JERUSALEM -- Prime Minister Yitzhak Rabin, rejecting past Israeli claims to the West Bank and other occupied Arab territories, is calling on his countrymen to abandon the concept of a "Greater Land of Israel" and to give up that land for peace with their Arab neighbors.
In one of his strongest appeals for withdrawing from occupied Arab territory, Mr. Rabin told Israelis that they simply could not hope to control all of biblical Israel and that trying to do so would put the Jewish state at risk.
"We must cut ourselves off from the religion of the Greater Land of Israel and remember that the strength of a nation is not measured in the territories it controls," Mr. Rabin said, "but by its beliefs and its ability to develop social, economic and security systems."
Although Mr. Rabin had made clear throughout the spring election campaign that he would pursue "land-for-peace" negotiations with Israel's neighbors, the prime minister drew an even sharper line between himself and Yitzhak Shamir, his ultra-Zionist predecessor, on this fundamental question.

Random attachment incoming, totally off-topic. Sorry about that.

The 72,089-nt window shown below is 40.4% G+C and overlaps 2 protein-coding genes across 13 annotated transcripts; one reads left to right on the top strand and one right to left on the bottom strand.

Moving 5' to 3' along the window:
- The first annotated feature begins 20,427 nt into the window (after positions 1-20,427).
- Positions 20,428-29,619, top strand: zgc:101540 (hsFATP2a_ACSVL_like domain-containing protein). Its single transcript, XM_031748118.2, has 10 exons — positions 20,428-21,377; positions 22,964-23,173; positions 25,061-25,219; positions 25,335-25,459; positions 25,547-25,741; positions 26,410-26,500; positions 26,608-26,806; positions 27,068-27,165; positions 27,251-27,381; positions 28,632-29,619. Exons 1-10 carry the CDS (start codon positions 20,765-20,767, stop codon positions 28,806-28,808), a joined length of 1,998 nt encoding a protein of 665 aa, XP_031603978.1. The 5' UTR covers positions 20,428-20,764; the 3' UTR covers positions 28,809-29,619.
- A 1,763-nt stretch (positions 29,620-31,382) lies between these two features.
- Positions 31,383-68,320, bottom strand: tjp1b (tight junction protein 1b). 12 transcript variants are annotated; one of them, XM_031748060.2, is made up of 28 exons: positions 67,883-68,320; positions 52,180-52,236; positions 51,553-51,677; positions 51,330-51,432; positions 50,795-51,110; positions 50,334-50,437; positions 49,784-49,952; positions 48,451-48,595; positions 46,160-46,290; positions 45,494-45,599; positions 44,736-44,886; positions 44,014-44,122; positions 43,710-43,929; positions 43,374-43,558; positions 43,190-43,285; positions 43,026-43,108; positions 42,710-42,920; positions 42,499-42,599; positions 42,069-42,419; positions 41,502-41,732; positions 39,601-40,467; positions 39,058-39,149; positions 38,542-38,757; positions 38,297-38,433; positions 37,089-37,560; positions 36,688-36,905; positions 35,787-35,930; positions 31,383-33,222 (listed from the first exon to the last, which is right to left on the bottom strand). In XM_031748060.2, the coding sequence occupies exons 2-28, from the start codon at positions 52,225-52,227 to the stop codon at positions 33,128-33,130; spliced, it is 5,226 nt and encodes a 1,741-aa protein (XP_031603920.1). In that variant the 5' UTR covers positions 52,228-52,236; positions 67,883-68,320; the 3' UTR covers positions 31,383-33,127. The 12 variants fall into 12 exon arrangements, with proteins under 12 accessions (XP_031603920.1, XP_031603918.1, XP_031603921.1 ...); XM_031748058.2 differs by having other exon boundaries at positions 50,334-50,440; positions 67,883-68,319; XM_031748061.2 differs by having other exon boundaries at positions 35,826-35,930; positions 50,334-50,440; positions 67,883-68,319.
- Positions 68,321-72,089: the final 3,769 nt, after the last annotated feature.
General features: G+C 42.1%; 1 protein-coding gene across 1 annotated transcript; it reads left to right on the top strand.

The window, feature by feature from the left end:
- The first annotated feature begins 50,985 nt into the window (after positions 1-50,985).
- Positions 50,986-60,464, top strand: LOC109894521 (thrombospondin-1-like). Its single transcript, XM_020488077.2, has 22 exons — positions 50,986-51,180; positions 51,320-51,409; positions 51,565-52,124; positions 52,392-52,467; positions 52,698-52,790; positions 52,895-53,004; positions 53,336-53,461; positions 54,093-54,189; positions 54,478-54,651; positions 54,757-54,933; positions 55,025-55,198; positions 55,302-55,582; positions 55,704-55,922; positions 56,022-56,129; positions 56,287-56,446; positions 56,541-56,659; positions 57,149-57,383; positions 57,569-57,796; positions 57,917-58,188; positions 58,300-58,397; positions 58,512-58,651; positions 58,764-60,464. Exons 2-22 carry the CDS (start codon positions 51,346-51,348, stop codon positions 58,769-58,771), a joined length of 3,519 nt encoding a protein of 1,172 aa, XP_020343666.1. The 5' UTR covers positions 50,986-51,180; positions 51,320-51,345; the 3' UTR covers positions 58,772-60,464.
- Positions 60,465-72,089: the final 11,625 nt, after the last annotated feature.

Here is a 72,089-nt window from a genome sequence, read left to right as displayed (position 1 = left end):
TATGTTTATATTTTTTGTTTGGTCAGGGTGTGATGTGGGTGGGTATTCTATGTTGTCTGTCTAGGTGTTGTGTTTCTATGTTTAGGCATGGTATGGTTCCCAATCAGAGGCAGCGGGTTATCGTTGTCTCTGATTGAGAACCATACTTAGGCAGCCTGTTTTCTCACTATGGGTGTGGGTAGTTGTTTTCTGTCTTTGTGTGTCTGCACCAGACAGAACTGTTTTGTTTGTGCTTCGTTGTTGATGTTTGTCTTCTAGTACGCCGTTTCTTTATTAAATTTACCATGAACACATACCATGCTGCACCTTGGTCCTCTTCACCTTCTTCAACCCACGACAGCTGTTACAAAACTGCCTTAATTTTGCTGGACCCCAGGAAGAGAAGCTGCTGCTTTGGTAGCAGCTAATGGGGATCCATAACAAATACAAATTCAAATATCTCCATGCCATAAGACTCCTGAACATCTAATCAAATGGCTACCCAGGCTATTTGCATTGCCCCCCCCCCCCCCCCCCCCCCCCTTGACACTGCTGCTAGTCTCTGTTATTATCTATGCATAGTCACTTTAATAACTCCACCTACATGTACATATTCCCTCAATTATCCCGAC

Mr. Rabin seemed at once to be attempting to persuade still-skeptical Arabs, notably the Palestinians, of Israel's sincerity the renewed Middle East peace talks in Washington and to be preparing Israelis for the massive retreat likely under a peace treaty.
"Philosophically, ideologically and politically, Rabin is defining his government's position, first of all, on the peace process," a senior Western diplomat commented, "and he is rejecting as a starting point the whole 'Land of Israel' concept that guided the country for the past 15 years as it settled more and more Arab land.
"But Rabin is also articulating a vision of Israel that he believes the majority of the nation shares and that he hopes will shape the country as it enters the 21st century, and this will evolve further."
Mr. Rabin addressed a conference of the Washington Institute for Mid-East Research and then the annual meeting of the Israeli Manufacturers Association in Tel Aviv on Wednesday, but his remarks were published only yesterday.
Israel, Mr. Rabin told the business executives, has only limited time to make peace.
"The Israeli government is taking risks to advance the peace process in the Middle East," he said. "We have a period of about two to five years in which the dangers to our security are lower because of the changes in the international reality."
After that, he implied, the balance of power in the region and the world at large could quickly shift against Israel.